Construction of the hotly debated Keystone XL pipeline has just been approved by the U.S. Congress and will likely be vetoed by President Obama. What's the debate all about? Trace explains.
With congressional budget talks often come whispers of a "government shutdown." What actually happens during one, and why do they occur? Does everything close? Trace runs down which things actually do shut down and which never really close.
Intensity of a reaction to repulsive images can predict their political ideology, finds new research. Continue reading →
With President Obama recently authorizing military action against ISIS, legal scholars are revisiting the question of who can declare war and who can't.
The move came after unusual revisions were made from computers with IP addresses at the US Capitol.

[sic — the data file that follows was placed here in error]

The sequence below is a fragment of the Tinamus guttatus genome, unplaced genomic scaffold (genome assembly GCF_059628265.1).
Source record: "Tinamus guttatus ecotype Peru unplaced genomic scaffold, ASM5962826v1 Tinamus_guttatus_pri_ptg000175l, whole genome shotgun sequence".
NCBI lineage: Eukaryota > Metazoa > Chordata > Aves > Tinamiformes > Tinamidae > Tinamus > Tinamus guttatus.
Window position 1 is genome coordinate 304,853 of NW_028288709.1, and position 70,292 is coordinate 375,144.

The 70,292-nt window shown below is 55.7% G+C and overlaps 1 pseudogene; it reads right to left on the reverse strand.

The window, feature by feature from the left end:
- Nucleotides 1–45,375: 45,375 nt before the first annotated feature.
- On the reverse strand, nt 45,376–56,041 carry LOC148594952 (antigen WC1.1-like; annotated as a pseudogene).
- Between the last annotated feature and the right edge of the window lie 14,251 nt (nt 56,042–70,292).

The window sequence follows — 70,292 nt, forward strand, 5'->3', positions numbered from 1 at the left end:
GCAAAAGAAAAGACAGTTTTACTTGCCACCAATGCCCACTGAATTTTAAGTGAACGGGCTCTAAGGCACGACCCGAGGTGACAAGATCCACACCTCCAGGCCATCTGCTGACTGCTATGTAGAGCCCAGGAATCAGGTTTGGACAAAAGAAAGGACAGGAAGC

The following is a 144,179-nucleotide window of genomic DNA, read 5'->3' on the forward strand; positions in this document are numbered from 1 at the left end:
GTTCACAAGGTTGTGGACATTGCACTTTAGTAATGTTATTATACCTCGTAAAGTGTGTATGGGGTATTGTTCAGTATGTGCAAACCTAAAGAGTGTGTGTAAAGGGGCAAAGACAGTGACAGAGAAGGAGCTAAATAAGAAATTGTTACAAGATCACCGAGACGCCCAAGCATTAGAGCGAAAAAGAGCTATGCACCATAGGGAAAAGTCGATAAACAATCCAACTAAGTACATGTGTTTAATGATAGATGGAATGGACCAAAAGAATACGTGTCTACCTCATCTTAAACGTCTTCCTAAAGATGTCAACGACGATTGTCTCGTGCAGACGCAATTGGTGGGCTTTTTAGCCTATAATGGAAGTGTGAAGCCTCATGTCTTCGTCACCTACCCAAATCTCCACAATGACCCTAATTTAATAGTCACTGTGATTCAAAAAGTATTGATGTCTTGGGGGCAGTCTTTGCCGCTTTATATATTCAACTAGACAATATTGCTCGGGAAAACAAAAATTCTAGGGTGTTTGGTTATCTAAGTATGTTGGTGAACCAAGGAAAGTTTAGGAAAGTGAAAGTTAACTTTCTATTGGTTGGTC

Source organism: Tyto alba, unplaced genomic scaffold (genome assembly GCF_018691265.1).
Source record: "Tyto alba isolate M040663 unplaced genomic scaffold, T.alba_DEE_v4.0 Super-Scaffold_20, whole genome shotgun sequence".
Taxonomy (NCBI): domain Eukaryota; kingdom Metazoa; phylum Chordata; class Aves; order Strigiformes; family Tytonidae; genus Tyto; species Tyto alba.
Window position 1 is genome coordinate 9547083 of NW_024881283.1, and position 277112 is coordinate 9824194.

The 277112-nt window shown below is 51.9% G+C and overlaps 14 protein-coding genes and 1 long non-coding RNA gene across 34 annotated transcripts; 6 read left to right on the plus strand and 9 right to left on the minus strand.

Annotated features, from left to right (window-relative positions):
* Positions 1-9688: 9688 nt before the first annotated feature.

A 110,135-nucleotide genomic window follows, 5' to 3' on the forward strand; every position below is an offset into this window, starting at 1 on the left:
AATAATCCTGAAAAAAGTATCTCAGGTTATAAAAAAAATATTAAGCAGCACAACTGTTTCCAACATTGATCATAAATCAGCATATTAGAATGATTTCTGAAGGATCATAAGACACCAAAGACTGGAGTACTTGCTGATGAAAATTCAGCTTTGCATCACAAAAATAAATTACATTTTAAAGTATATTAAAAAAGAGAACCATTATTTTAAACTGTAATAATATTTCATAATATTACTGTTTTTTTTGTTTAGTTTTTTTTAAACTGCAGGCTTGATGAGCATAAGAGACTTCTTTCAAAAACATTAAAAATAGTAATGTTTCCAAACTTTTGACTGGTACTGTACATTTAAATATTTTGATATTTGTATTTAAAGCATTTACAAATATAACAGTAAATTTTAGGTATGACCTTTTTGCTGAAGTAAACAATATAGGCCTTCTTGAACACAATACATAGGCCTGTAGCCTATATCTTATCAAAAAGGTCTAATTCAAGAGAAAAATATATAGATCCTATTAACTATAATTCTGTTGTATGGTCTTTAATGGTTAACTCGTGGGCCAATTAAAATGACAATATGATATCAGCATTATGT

Tara takes a look at what our government's founding documents say about religion, and what Congress can or can't do with respect to it. Translation: Time to delve into the Establishment clause of the First Amendment.
Don't feel bad if you're not observing Waffle Iron Day. But do check out our list of unusual holidays that have a traceable origin.
The House unanimously passed H.R. 527, the Helium Stewardship Act of 2013 -- one of its last acts before the gears of government ground to a halt.
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